Chateau Palmer 2005
• Domaine: Château Palmer
• Appellation: Margaux
• Classification: Third Growth, 3ème Grand Cru Classé
• Origin: Margaux, Left Bank, Bordeaux, France
• Importer: Laguna Cellar
If a reclassification were ever in the cards, Château Palmer would be up for a promotion without a doubt. This Third Growth Margaux estate transcends its ranking from 1855 and is now considered by many wine critics to belong in the higher ranks. These sensationally fragrant, richly complex wines are some of the finest examples of Bordeaux. Their second label, Alter Ego, has a cult-like following and if a new classification were ever to take place, would be easily considered a Fourth Growth wine or higher. Alter Ego is a worthy purchase for any wine buyer - and it never stays on the shelves too long. With knockout vintages each year, Château Palmer is a star producer with a massively loyal fanbase.
The history of Château Palmer dates far before it received its namesake. The vineyards were initially holdings of Château d’Issan before they were purchased by the fiery Madame de Gascq. Madame de Gascq saw the estate’s potential well before anybody else did and told Englishman Charles Palmer the wines of the estate were easily as good as some of the First Growth properties in the Médoc. Charles agreed with her, purchased the estate, and per the tradition of the time named it after himself. Charles Palmer tripled the property’s holdings to 80-hectares, and in 1843 sold it to the Periere family. The Periere family invested a lot of money into improving and modernizing the Château, only to sell it to a group of four powerful négociant families. Of these four families, the Mähler-Besse family and the Sichel family are still some of the major shareholders running the estate today.
In 1998, Château Palmer debuted their legendary second label, Alter Ego. Buyers take note – Alter Ego is not a Second Wine. It’s an entirely separate label with different plots used for production. Château Palmer is unique for a Left Bank estate because their vineyards – and wines including Alter Ego -- have a heavy preponderance of Merlot. These vines are planted within the mixture of gravelly/clay soils. Many other properties in Margaux plant their Merlot vines simply in clay, but what makes Château Palmer unique is their decision to plant these vines in their more graveled areas.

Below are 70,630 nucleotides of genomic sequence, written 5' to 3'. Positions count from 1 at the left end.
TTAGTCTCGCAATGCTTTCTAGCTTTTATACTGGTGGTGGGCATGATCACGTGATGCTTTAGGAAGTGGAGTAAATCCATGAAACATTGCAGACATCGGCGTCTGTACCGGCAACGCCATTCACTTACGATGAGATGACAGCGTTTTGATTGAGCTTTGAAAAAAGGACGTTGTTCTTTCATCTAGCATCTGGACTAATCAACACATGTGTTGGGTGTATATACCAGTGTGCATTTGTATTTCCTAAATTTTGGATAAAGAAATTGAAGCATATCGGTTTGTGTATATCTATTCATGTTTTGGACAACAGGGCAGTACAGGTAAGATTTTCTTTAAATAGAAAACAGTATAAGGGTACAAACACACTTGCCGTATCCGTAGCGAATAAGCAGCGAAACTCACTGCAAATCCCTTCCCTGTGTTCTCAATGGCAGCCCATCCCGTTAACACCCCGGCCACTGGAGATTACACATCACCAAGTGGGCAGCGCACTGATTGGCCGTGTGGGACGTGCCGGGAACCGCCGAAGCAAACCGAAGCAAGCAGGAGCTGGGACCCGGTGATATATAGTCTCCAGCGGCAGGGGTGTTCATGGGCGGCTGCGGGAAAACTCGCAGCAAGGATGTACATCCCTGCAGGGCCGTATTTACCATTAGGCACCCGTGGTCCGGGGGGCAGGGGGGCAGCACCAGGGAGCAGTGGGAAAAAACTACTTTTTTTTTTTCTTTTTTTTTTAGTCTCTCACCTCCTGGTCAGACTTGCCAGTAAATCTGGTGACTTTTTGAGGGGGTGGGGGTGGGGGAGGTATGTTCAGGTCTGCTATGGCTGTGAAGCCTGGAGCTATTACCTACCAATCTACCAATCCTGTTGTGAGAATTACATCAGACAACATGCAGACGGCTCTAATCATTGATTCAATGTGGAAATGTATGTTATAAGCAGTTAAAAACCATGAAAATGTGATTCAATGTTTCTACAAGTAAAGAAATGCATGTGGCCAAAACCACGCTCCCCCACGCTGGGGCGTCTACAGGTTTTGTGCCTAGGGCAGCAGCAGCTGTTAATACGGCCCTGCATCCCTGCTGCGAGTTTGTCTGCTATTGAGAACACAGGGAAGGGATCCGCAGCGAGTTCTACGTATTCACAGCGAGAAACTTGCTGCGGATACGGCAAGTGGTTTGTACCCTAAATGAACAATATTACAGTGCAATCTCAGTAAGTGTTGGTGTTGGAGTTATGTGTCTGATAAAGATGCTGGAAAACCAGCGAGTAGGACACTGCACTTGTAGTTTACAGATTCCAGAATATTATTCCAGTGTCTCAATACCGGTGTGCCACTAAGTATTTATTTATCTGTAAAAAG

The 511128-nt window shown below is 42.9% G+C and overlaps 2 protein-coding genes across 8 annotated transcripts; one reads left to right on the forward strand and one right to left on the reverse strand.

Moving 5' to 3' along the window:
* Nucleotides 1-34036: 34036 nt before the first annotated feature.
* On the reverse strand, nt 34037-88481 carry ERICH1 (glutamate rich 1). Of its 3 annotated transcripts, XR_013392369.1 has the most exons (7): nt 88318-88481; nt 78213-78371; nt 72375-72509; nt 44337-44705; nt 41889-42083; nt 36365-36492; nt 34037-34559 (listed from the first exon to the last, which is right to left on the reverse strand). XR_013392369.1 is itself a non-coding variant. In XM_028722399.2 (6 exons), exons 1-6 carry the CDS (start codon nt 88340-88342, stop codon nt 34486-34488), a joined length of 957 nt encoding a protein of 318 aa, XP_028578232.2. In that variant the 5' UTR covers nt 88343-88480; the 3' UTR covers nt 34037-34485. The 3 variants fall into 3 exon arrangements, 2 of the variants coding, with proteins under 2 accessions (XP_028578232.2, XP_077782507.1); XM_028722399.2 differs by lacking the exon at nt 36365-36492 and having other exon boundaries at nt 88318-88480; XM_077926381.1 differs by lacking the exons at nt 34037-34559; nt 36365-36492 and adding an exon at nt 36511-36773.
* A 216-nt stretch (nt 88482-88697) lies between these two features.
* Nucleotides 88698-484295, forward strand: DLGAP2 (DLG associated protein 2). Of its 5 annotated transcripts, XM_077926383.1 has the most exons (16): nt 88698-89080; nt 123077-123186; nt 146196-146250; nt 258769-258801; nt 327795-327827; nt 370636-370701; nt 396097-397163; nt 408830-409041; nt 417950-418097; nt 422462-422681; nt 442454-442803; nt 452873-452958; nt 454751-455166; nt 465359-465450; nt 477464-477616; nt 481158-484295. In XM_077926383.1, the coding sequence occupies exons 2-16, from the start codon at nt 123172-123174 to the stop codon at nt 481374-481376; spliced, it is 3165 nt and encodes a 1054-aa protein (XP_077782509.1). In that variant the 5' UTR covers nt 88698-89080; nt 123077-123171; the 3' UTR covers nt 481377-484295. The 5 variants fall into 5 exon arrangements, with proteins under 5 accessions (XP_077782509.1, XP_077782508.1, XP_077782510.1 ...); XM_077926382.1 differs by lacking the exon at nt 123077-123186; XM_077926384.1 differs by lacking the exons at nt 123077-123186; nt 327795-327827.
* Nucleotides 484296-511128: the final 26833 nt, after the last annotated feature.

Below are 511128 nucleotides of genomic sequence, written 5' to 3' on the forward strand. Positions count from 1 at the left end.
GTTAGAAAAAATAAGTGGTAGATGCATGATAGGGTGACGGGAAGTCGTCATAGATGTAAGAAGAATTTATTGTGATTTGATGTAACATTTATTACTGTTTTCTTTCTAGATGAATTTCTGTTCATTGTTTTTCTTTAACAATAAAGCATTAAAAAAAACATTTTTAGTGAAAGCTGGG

Today Château Palmer is overseen by the young and energetic Thomas Duroux. Duroux brings with him an impressive background; he formerly was in charge of the Super Tuscan legend Ornellaia prior to his working at Château Palmer. Before that, he apprenticed at Château Léoville Las Cases and has worked at renowned wineries such as Mondavi and Tokay. Thomas Duroux was responsible for transitioning the vineyards to 100% biodynamic viticulture. Sheep graze in the 60-hectare vineyards and a herd of cows provide manure for fertilizer. Special nettle and horsetail teas are sprayed on the vines to assist in fertilizing and protecting them. Château Palmer has also invested in soundwave machines that emit tones and vibrations to help develop protein cells in the vines. Château Palmer has been Certified Biodynamic since 2017, with their 2014 label being their first 100% biodynamic vintage.
The viticultural team at Château Palmer has a culture of respect regarding the land, their wines, and their team. That holistic mentality and consistent pursuit of excellence manifests itself in their profound wines – year after year.
"Tasted at the Château Palmer vertical in London, the 2005 Château Palmer is a legend in the making. Apparently the vines received 57% less rain than average, yet the 2005 shrugs off any water deficiency and has nurtured a wondrously pixelated bouquet, whereby mineralité shines through the black cherry and blueberry fruit. Search deeper and you discover veins of graphite that impart a Pauillac-like allure. The palate is medium-bodied and intense, but it is not overwhelming, a Margaux that is galvanized with a firm backbone thereby ensuring this will age over the long term. The symmetry here is enthralling - a 2005 that is destined for greatness. The only question is whether it will surpass the 2009 or 2010 Palmer? It will be fun finding out. Tasted May 2015." Neal Martin, The Wine Advocate (5/29/2016, Interim Issue) Rating 97
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